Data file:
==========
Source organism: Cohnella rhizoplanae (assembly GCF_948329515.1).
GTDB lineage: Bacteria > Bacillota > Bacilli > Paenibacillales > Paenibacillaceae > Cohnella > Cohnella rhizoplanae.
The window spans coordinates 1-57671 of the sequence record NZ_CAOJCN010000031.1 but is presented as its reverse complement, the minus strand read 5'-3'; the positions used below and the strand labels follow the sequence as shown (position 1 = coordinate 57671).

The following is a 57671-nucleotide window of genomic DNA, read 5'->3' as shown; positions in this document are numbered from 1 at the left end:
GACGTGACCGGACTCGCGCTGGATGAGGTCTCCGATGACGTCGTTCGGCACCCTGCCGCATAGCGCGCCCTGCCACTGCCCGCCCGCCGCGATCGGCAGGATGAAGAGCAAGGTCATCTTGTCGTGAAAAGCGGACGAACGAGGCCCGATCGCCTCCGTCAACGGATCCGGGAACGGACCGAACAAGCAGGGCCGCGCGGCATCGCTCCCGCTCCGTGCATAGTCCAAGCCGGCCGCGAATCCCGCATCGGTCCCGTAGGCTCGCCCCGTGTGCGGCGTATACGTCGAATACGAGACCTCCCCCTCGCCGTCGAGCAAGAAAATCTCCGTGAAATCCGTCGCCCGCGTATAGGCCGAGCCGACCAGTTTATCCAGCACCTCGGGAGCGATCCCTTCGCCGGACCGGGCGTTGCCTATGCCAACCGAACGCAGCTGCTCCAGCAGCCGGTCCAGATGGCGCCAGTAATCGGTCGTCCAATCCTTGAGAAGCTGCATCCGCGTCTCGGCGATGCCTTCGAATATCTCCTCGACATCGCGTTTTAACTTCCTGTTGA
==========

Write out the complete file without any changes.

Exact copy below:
Source organism: Cohnella rhizoplanae (assembly GCF_948329515.1).
GTDB lineage: Bacteria > Bacillota > Bacilli > Paenibacillales > Paenibacillaceae > Cohnella > Cohnella rhizoplanae.
The window spans coordinates 1-57671 of the sequence record NZ_CAOJCN010000031.1 but is presented as its reverse complement, the minus strand read 5'-3'; the positions used below and the strand labels follow the sequence as shown (position 1 = coordinate 57671).

The following is a 57671-nucleotide window of genomic DNA, read 5'->3' as shown; positions in this document are numbered from 1 at the left end:
GACGTGACCGGACTCGCGCTGGATGAGGTCTCCGATGACGTCGTTCGGCACCCTGCCGCATAGCGCGCCCTGCCACTGCCCGCCCGCCGCGATCGGCAGGATGAAGAGCAAGGTCATCTTGTCGTGAAAAGCGGACGAACGAGGCCCGATCGCCTCCGTCAACGGATCCGGGAACGGACCGAACAAGCAGGGCCGCGCGGCATCGCTCCCGCTCCGTGCATAGTCCAAGCCGGCCGCGAATCCCGCATCGGTCCCGTAGGCTCGCCCCGTGTGCGGCGTATACGTCGAATACGAGACCTCCCCCTCGCCGTCGAGCAAGAAAATCTCCGTGAAATCCGTCGCCCGCGTATAGGCCGAGCCGACCAGTTTATCCAGCACCTCGGGAGCGATCCCTTCGCCGGACCGGGCGTTGCCTATGCCAACCGAACGCAGCTGCTCCAGCAGCCGGTCCAGATGGCGCCAGTAATCGGTCGTCCAATCCTTGAGAAGCTGCATCCGCGTCTCGGCGATGCCTTCGAATATCTCCTCGACATCGCGTTTTAACTTCCTGTTGA